Having been an iPhone owner for a whopping 9 days now, I already can’t imagine going back to lugging around my bulky, heavy camera when I have high-quality photo and video capabilities right in my phone. Especially considering how easy it is to instantly upload photos and videos to Facebook.
With digital camera technology to blame, parents today have more photo memories of their kids than they know what to do with. Most moms and dads I know frequently lament how they have no printed photos of their kids, and how that’s in stark contrast to how it was when they were little.
I still remember my very first camera – the Kodak Disk. My mom would say to me, “You can take whatever pictures you want, but keep in mind you are limited to 15 total. Use those 15 wisely.”
She’d buy me a new disk of film whenever we had an upcoming vacation or holiday, and it never failed that I used up 13 of the 15 photos within the first 72 hours of slapping the film into my camera. As soon as the special event had passed, my mom would so kindly take my disk to the local Wolf Camera store, and of those 15 photos, probably about 5 were anything worth keeping.
As I aged (and had a better handle on what actually was photo-worthy), cameras improved. By the time high school came, my parents had albums full of dance recitals, soccer games, Homecomings and proms. Then enter college – and the infamous sorority and fraternity date parties – and my photo books suddenly were overflowing with pictures emblazoned with gold foil Greek letters, followed by the words “Formal” and “Kamanawanalaya.” These photos never amounted to much more than obnoxious smiles and I’m-going-to-hug-you-so-hard-we’ll-look-like-conjoined-twins poses (always with arms reaching out to the side or straight down to the ground, in an effort to hide our cups of beer from the camera).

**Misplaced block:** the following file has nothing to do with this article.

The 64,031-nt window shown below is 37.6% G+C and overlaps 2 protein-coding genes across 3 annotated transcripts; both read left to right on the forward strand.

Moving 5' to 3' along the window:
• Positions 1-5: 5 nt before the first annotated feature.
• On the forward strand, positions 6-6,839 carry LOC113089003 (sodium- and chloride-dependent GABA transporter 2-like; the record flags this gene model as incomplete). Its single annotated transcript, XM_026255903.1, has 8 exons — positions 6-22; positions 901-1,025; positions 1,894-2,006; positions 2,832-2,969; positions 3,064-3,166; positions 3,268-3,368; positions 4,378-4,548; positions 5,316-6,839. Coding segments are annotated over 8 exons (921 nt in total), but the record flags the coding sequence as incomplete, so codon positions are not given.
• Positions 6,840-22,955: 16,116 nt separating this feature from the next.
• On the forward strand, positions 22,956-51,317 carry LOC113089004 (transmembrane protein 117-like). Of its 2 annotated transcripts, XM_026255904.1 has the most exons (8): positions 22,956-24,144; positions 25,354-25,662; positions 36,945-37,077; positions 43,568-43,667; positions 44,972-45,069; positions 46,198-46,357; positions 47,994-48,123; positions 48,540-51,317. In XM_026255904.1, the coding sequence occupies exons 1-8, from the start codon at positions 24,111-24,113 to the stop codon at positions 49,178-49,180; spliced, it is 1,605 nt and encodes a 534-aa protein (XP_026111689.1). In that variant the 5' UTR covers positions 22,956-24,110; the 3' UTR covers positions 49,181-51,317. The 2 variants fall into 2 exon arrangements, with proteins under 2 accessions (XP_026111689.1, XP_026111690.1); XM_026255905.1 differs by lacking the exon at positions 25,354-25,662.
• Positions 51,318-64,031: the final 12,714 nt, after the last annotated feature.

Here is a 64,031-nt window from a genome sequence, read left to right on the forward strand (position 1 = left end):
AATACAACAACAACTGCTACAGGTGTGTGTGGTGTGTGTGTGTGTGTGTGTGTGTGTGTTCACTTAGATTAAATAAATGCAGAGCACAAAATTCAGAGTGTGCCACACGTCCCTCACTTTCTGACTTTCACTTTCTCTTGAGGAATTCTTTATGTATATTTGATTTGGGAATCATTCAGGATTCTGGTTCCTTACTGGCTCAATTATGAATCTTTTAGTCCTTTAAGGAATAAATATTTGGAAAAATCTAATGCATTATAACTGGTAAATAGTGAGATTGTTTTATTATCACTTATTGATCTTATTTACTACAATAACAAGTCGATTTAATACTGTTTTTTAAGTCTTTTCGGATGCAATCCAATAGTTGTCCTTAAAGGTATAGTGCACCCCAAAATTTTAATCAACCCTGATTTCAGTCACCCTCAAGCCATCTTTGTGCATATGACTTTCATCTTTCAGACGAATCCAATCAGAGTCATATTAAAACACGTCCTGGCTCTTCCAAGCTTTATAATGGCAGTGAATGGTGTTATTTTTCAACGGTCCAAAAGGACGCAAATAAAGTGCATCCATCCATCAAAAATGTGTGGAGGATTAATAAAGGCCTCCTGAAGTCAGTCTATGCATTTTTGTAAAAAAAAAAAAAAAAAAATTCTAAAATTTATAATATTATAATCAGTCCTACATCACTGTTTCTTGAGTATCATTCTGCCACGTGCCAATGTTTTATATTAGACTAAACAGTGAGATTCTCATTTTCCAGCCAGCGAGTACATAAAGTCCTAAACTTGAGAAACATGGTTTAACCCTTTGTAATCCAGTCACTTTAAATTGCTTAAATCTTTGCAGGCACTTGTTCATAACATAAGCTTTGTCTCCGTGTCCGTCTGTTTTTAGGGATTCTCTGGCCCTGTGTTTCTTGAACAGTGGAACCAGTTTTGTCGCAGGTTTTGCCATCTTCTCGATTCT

When I moved out and got married, my mom sent along boxes full of albums. Flash-forward 10 years and 2 kids later, and I might open those albums from time to time to reminisce or if I get together with old friends. But – really – what am I supposed to do with all those old memories?
And bar crawls?
And spring break trips?
What if my kids were to find them?
Those old boyfriends aren’t daddy, and they’ve never once seen me as glammed up as I got every Friday and Saturday night to go out.
And what about all those photos from friends’ 21st birthday parties? Like the time the girls who lived in that off-campus house ordered a stripper named Shawn Til Dawn for their roommate’s birthday. I was the sorority president at the time, so after the Birthday Girl was good and embarrassed, *I* became the focus of the crowd.
Chanting my name and throwing money in my direction, the next thing I knew, I had my legs wrapped around the waist of an overly-tanned, overly-”stuffed” man wearing nothing but a G-string.
What should a mom do about memories (and photo proof) like that?
Thank goodness iPhones and Facebook weren’t invented yet.
Do you still have photos from high school and college? Have you thought about what you will and won’t let your kids see?